Improving Social Services Interactions
Fellows: Chris Bopp, Cindy Chen, Isaac McCreery, Carl Shan
Mentor: Young-Jin Kim
Project Partner: Health Leads
[Project Blog Post]
Medicine by itself cannot always provide us with health. If a sick child lives in a mold-infested house, asthma medication will only do so much. Medical issues are caused, prolonged, or exacerbated by lack of access to basic human needs such as food, transportation, or social services.
Health Leads envisions a healthcare system in which all patients’ basic resource needs are addressed as a standard part of quality care. In the clinics where they operate, physicians and other providers can prescribe food, heat, and other basic resources their patients need to be healthy, alongside prescriptions for medication. Health Leads advocates then help families navigate the complex social services landscape and provide ongoing support with frequent follow-up calls, text messages, emails, and research.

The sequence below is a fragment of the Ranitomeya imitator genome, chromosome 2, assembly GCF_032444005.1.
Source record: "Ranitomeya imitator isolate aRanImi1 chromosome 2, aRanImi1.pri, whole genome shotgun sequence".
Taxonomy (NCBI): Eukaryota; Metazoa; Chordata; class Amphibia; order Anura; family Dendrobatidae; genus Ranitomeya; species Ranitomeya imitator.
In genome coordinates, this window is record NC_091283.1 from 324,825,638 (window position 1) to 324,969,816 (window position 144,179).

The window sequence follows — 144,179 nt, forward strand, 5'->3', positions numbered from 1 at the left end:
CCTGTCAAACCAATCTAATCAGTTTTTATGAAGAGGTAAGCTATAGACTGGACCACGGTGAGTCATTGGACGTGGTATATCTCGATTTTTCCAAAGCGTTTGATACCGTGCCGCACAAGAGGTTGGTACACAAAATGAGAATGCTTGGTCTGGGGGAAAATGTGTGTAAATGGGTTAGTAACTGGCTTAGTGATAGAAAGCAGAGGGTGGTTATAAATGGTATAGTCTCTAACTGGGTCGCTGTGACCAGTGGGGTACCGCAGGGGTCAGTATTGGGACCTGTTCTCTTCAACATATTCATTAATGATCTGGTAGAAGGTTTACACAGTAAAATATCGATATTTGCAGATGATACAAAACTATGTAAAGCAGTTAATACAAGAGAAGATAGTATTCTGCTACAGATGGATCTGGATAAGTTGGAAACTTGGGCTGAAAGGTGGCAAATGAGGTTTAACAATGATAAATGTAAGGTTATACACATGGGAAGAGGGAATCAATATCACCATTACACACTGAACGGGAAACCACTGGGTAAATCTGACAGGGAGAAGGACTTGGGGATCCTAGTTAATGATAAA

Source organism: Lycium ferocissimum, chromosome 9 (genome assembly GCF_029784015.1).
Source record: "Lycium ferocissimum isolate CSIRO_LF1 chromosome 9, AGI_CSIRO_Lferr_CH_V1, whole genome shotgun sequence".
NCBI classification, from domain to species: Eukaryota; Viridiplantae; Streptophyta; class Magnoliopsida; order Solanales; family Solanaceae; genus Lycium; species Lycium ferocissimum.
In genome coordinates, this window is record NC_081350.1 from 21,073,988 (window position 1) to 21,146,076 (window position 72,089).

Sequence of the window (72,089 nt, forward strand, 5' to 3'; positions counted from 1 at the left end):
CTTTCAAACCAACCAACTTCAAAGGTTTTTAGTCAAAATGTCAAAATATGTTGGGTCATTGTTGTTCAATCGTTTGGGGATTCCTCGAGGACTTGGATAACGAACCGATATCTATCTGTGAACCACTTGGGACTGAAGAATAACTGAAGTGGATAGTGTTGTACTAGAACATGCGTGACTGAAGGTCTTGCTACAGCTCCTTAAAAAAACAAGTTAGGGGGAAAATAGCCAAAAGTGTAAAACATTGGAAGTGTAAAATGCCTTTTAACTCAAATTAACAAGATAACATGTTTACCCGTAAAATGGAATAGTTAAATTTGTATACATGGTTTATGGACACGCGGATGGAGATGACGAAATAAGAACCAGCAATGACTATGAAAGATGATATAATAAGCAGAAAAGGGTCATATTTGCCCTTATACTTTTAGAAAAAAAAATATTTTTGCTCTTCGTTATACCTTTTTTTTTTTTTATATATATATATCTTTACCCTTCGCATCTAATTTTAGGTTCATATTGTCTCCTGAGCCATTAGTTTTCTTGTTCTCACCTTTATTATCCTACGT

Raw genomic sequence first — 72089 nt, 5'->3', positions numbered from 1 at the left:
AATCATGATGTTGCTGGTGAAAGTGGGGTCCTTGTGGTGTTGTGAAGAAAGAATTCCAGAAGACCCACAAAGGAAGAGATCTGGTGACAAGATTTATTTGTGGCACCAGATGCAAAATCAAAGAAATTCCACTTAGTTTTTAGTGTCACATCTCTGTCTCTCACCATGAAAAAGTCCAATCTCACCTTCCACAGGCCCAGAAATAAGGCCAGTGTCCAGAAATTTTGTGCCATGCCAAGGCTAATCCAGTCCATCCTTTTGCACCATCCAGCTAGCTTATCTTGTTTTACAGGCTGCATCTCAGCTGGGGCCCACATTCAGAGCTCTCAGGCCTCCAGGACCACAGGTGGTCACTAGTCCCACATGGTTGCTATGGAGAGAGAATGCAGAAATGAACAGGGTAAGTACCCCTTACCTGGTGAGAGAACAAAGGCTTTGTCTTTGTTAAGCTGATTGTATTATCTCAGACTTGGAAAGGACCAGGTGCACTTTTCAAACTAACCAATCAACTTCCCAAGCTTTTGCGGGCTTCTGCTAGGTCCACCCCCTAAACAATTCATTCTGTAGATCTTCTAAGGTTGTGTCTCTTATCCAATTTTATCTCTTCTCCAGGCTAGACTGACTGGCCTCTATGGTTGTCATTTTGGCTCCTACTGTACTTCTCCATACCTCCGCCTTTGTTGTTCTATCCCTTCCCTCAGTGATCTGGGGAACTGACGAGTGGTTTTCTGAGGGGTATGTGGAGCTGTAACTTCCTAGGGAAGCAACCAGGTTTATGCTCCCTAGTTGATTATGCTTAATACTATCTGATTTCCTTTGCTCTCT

However, maintaining relationships with patients who live in an unstable environment presents a unique challenge for Health Leads. In 2014, we helped them improve sustained engagement, and determine why some clients are actively engaged, why others disengage, and what effective strategies Health Leads can pursue. Using the organization’s client engagement data, service provider data, and patient demographics, the DSSG team investigated effective ways to reduce the dropout rate and increase responsiveness by exploring different methods of communication. By discovering strategies to improve patient responsiveness, the project can help Health Leads advocates strengthen their relationship with clients and ensure that the most needed resources are effectively delivered.